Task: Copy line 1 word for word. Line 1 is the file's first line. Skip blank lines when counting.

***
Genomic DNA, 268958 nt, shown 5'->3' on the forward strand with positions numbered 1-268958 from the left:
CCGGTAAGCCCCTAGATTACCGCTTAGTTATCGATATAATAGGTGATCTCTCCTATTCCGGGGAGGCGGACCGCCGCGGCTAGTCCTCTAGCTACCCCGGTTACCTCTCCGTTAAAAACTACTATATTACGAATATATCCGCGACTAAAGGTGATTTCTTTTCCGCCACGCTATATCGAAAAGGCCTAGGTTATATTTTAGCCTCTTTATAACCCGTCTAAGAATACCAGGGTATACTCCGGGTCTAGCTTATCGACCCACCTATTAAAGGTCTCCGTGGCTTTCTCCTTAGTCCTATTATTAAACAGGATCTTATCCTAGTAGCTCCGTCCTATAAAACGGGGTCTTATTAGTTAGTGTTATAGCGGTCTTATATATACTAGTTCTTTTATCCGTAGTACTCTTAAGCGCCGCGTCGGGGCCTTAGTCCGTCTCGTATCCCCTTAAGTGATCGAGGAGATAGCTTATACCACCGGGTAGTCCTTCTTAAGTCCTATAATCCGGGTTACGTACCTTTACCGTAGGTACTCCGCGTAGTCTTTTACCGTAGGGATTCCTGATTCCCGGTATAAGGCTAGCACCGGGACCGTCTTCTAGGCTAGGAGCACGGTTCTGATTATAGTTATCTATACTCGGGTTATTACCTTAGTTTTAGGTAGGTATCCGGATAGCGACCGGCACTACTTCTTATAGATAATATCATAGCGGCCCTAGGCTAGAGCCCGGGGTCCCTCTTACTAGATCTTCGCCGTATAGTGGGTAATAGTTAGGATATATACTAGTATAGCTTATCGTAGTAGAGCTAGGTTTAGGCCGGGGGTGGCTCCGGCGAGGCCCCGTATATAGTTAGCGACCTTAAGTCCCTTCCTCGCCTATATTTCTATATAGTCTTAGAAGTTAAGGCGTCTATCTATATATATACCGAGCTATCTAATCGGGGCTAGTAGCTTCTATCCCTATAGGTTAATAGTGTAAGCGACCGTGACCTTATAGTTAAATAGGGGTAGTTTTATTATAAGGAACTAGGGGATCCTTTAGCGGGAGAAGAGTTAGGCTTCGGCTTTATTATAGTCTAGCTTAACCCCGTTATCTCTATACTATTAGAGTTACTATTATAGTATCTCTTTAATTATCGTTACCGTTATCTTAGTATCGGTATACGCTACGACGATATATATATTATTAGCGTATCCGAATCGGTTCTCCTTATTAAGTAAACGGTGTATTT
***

Genomic DNA, 268958 nt, shown 5'->3' on the forward strand with positions numbered 1-268958 from the left: